HomeLearning DifficultiesHealth & DevelopmentSocial Skills

Developmental milestones: Your 6-year-old child

Knowing what to expect as your child grows can reassure you that your child is on track with his peers or alert you to potential concerns. Below are some milestones to watch for in your six-year-old.

By Joyce Destefanis, M.A. , Nancy Firchow, M.L.S.

In the early school years, you won't see dramatic changes in motor skills because this is a period of refinement, when coordination improves and fine motor skills are sharpened. But you will notice remarkable changes in social and thinking skills. Your child is now building on the base of skills developed during early childhood and moving toward greater independence, both intellectually and emotionally.

Here are some of the milestones you can expect of a 6-year-old:

Motor Development

  • may still be somewhat uncoordinated and gawky
  • able to learn to ride a bicycle
  • can move in time with music or a beat

Language & Thinking Development

  • moving toward abstract thinking
  • develops reasoning skills
  • shifts from learning through observation and experience to learning via language and logic
  • wants it all; has difficulty making choices

Social & Emotional Development

  • grows more independent, yet feels less secure
  • craves affection from parents and teachers
  • friendships are unstable; can be unkind to peers
  • needs to win and may change rules to suit herself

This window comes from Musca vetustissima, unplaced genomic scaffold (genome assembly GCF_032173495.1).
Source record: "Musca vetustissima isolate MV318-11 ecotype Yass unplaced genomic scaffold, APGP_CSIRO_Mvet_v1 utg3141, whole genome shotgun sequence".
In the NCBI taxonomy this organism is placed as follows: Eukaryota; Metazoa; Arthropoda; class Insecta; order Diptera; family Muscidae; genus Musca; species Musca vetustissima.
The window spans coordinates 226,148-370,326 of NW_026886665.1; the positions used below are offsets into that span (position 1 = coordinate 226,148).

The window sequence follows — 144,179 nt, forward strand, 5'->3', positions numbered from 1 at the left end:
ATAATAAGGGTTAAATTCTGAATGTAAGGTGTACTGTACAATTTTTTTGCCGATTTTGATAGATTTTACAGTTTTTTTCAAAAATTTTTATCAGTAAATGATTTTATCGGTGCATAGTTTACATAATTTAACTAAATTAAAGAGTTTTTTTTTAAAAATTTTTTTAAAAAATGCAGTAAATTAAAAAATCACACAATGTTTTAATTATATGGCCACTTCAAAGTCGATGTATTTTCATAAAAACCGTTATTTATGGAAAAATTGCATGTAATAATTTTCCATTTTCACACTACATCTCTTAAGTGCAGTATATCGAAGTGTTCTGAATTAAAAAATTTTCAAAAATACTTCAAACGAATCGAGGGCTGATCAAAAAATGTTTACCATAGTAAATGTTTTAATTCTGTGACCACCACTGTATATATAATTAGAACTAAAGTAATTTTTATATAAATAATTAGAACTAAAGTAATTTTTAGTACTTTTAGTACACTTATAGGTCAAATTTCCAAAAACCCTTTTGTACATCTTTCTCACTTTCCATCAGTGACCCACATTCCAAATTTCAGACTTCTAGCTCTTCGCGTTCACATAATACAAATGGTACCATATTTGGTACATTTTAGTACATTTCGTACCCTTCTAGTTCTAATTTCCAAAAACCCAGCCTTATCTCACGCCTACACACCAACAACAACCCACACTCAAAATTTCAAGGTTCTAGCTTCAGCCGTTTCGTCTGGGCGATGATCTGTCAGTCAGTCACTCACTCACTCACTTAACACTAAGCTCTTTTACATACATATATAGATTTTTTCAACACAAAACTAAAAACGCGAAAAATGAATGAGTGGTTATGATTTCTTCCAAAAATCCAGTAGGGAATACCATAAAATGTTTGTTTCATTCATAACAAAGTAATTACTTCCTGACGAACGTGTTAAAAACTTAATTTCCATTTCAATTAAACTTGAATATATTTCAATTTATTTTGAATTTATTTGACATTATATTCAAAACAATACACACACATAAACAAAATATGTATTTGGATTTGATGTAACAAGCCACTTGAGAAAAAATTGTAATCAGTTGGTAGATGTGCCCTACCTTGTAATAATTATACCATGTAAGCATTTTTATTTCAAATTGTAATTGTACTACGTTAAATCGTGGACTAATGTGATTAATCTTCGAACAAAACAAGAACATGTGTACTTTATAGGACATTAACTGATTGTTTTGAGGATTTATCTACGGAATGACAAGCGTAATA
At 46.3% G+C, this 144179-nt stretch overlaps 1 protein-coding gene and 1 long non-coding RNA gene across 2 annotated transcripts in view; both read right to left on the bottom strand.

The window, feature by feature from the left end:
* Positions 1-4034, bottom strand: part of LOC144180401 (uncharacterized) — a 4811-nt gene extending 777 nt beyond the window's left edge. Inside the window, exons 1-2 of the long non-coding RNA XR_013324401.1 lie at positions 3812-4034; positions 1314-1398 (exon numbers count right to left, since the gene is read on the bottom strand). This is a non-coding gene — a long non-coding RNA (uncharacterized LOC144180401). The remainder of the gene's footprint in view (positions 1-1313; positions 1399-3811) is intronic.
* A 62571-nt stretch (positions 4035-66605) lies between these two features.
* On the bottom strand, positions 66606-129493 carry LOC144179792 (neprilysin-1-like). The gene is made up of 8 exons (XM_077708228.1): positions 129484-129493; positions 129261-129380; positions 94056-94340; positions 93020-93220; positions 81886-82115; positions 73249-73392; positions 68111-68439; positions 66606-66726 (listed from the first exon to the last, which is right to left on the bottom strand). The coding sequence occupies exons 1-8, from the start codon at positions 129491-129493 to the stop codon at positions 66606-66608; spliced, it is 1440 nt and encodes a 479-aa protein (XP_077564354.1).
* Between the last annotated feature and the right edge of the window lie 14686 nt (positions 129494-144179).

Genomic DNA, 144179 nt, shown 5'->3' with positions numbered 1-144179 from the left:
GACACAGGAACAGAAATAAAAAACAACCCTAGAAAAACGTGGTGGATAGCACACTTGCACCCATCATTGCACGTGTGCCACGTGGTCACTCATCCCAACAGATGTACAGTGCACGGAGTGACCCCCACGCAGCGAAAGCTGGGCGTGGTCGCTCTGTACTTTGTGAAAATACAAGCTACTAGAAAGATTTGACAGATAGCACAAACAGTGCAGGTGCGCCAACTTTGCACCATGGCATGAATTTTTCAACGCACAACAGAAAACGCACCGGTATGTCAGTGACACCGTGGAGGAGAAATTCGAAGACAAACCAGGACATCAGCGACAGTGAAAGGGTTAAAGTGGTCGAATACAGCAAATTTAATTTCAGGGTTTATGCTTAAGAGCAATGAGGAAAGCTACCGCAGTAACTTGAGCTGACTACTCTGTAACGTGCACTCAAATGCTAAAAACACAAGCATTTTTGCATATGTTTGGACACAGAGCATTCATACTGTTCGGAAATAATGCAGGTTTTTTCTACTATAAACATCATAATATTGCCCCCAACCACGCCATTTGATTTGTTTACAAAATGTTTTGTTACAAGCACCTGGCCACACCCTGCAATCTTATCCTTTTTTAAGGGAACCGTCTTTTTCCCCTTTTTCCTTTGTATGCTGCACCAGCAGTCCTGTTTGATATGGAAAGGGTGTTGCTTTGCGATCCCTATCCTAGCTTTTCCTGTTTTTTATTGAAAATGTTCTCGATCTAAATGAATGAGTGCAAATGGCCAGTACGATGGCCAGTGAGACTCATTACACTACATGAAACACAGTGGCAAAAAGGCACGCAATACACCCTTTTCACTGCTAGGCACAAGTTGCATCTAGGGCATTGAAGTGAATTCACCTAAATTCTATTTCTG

• may be hurt by criticism, blame, or punishment
  • can be rigid, demanding, and unable to adapt
  • increasingly aware that others have may have different feelings

Tips for Parenting a 6-Year-Old

At 6, your child is curious, active, and becoming engrossed in school and new friendships.

  • Provide consistent structure at home to help your child adapt to the disciplined world of school.
  • Give lots of opportunity for physical activity to help develop skills.
  • Make a point of attending your child's school and sports events. It's important for her to show off her accomplishments.
  • Be patient with her selfishness; it will pass.
  • Be generous with praise.

Comments from readers

"very useful "
"whos the publisher? "
"Very useful information. This help me understand my 6yo what he his going through and how I could help him to cope with it. "
"I'd like to know if the above relates to both boys and girls. I'm not a parent but an uncle looking to find out how to relate to my nephew and niece. The authors only relate the experiences of girls in the examples and in the milestones highlights, there are a few specific instances mentioning the girls. What conclusion should I draw - that these particular milestones are specific to girls or that I can look for them in my nephew too? "